cover image Swede Hollow

Swede Hollow

Ola Larsmo, trans. from the Swedish by Tiina Nunnally. Univ. of Minnesota, $26.95 (312p) ISBN 978-1-5179-0451-7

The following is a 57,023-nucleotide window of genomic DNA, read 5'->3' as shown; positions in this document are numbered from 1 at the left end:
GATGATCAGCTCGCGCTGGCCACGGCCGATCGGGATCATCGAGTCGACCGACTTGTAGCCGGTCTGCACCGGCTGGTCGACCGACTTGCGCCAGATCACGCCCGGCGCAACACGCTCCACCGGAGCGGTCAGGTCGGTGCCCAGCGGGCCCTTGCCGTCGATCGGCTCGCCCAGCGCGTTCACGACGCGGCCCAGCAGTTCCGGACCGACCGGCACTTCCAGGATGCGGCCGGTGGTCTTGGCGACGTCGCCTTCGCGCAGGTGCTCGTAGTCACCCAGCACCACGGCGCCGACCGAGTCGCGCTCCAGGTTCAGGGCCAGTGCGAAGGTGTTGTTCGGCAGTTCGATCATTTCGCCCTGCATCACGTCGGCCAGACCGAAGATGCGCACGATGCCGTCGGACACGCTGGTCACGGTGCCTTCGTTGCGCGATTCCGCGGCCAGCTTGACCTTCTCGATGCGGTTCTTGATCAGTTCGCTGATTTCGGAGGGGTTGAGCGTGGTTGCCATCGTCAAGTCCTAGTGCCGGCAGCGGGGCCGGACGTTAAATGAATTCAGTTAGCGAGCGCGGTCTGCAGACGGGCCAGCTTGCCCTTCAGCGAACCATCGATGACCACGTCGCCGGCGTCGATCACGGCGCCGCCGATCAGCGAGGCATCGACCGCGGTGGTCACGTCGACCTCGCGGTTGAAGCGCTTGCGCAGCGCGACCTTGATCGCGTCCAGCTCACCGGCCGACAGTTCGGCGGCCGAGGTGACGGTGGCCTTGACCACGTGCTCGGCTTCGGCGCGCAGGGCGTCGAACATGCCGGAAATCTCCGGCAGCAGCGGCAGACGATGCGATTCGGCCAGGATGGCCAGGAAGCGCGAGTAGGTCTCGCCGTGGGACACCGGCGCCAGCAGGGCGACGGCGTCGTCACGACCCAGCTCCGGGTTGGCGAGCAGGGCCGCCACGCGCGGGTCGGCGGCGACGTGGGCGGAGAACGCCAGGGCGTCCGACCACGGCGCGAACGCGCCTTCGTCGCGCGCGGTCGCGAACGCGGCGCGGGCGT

Swedish critic and columnist Larsmo’s poignant first novel to be translated into English follows the tribulations of an immigrant-heavy township outside of St. Paul, Minn., during the late 19th and early 20th centuries. Gustaf and Anna Klar leave Sweden for the United States with their three children in search of a fresh start after Gustaf stabs a man during a fight. The family perseveres through the cramped and uncomfortable journey by ship to Ellis Island, struggles to find employment in New York, and moves to Swede Hollow, Minn., eventually settling into their new home living alongside other Swedish immigrants, as well as immigrants from Ireland and Italy. The men seek jobs with the railroads, while the women find work cleaning, sewing, and doing laundry. The narrative jumps between Gustaf and Anna’s industrious working lives (which eventually leads to the establishment of their own shoe-making shop) and the travails of their children—Ellen, Elisabet, and Carl. Ellen, the eldest, has the most success adjusting, as she works her way up from cleaning to working as a seamstress and eventually becoming a skilled typist. As the family scrambles to make ends meet, they face poor living conditions, disease, and discrimination. But they find love and friendship as well in the tight-knit, hardscrabble community. Larsmo’s well-researched, dynamic story illuminates the Swedish immigrant experience and will transport readers into a little-known historical community. [em](Oct.) [/em]